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The interaction that the equine foot constantly has with the environment naturally makes it susceptible to injury or trauma.
“We have to understand what is thought to be simple but complex anatomy of the hoof capsule and how it’s the protective barrier that prevents the exposure of sensitive structures,” Raul Bras explained in early March at North Carolina State University’s Equine Health Symposium. “As soon as it’s exposed, it’s prone to allow opportunistic bacteria invade, making those tissues susceptible to infection.”
Once an infection sets in, it can indicate its presence in a number of ways — lameness, swelling, heat, draining tracts, increased digital pulse and evidence of hoof injuries. The degree of these clinical signs would vary during your examination, based on the individual horse.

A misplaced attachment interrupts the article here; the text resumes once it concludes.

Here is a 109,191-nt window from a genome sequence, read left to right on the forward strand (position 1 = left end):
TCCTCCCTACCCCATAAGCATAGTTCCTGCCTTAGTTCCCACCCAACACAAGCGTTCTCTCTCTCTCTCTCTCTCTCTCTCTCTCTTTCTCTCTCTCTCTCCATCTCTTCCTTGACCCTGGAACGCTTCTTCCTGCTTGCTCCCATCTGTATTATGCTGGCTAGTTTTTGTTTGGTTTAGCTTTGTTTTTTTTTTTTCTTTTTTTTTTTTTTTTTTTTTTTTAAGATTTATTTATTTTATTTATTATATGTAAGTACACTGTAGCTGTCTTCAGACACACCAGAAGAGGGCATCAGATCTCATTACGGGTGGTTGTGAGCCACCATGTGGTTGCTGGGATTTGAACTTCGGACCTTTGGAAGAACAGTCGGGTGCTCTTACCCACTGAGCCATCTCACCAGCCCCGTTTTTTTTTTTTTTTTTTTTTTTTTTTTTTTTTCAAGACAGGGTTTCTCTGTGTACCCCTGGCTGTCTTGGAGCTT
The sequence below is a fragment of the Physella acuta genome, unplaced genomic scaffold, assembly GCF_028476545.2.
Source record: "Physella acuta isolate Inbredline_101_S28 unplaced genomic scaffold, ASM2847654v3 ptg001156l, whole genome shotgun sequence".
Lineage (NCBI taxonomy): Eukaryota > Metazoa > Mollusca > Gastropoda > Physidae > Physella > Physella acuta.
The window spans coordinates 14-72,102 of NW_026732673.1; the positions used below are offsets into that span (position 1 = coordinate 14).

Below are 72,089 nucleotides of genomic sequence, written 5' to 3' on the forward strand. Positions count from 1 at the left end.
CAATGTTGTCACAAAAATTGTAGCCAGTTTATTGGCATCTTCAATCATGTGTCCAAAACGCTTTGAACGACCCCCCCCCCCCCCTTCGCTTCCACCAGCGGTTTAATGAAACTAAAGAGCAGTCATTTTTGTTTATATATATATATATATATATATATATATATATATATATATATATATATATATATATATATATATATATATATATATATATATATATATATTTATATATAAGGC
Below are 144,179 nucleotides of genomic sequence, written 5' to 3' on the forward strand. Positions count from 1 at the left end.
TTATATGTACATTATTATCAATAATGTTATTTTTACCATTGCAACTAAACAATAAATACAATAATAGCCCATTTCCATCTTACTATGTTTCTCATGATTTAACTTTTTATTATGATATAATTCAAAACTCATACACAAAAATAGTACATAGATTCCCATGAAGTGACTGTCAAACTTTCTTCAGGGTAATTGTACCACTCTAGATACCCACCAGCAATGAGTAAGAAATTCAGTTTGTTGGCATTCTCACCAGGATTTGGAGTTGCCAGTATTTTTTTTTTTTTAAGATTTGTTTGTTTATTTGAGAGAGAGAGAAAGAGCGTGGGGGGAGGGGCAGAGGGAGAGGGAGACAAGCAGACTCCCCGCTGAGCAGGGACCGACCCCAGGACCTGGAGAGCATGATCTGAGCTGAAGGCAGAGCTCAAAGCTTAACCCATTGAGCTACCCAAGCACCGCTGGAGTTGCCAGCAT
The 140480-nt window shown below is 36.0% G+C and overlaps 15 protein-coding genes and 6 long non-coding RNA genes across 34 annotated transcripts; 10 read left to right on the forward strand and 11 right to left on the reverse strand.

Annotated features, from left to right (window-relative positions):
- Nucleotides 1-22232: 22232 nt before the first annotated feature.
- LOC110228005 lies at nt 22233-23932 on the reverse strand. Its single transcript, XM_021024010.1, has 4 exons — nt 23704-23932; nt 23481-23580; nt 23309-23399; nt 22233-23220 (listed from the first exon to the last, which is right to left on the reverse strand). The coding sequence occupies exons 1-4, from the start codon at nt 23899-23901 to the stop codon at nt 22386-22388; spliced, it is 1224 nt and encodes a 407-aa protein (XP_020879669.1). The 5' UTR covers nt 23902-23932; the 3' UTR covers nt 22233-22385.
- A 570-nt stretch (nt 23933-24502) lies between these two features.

There are some clients who hold their own skills as a farrier and vet in high esteem. Many times they’ve already deduced the problem before the horse had been examined.
“A lot of people will call me and say, ‘There’s a lot of swelling on the pastern, the fetlock, the carpus, all the way up to the knee — so it must not be the foot,’” he says. “‘It must be something else. It must be a tendon.’ When there is a severe foot infection, it’s going to swell up to the shoulder if it’s not taken care of.”
There’s a process, though. Before beginning on any horse, the Rood & Riddle Equine Hospital veterinarian and farrier goes to work on…